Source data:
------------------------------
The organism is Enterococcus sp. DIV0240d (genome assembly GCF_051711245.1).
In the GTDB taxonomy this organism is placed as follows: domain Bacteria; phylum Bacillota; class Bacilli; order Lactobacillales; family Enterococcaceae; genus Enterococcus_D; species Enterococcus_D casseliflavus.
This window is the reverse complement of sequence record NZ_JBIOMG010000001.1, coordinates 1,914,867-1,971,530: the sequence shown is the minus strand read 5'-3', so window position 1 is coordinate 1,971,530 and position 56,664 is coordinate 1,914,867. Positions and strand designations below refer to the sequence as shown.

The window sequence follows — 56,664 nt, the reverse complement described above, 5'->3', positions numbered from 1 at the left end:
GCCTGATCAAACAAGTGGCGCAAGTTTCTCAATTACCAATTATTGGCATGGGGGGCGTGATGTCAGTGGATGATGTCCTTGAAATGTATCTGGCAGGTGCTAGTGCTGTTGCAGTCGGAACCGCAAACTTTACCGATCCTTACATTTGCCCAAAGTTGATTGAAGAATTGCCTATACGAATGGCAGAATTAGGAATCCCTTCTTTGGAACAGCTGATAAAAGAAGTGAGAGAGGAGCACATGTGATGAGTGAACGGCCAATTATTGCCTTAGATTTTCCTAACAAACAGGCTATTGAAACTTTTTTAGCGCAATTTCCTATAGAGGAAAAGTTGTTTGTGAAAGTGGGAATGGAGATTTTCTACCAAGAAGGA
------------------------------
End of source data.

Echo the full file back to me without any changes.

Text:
The organism is Enterococcus sp. DIV0240d (genome assembly GCF_051711245.1).
In the GTDB taxonomy this organism is placed as follows: domain Bacteria; phylum Bacillota; class Bacilli; order Lactobacillales; family Enterococcaceae; genus Enterococcus_D; species Enterococcus_D casseliflavus.
This window is the reverse complement of sequence record NZ_JBIOMG010000001.1, coordinates 1,914,867-1,971,530: the sequence shown is the minus strand read 5'-3', so window position 1 is coordinate 1,971,530 and position 56,664 is coordinate 1,914,867. Positions and strand designations below refer to the sequence as shown.

The window sequence follows — 56,664 nt, the reverse complement described above, 5'->3', positions numbered from 1 at the left end:
GCCTGATCAAACAAGTGGCGCAAGTTTCTCAATTACCAATTATTGGCATGGGGGGCGTGATGTCAGTGGATGATGTCCTTGAAATGTATCTGGCAGGTGCTAGTGCTGTTGCAGTCGGAACCGCAAACTTTACCGATCCTTACATTTGCCCAAAGTTGATTGAAGAATTGCCTATACGAATGGCAGAATTAGGAATCCCTTCTTTGGAACAGCTGATAAAAGAAGTGAGAGAGGAGCACATGTGATGAGTGAACGGCCAATTATTGCCTTAGATTTTCCTAACAAACAGGCTATTGAAACTTTTTTAGCGCAATTTCCTATAGAGGAAAAGTTGTTTGTGAAAGTGGGAATGGAGATTTTCTACCAAGAAGGA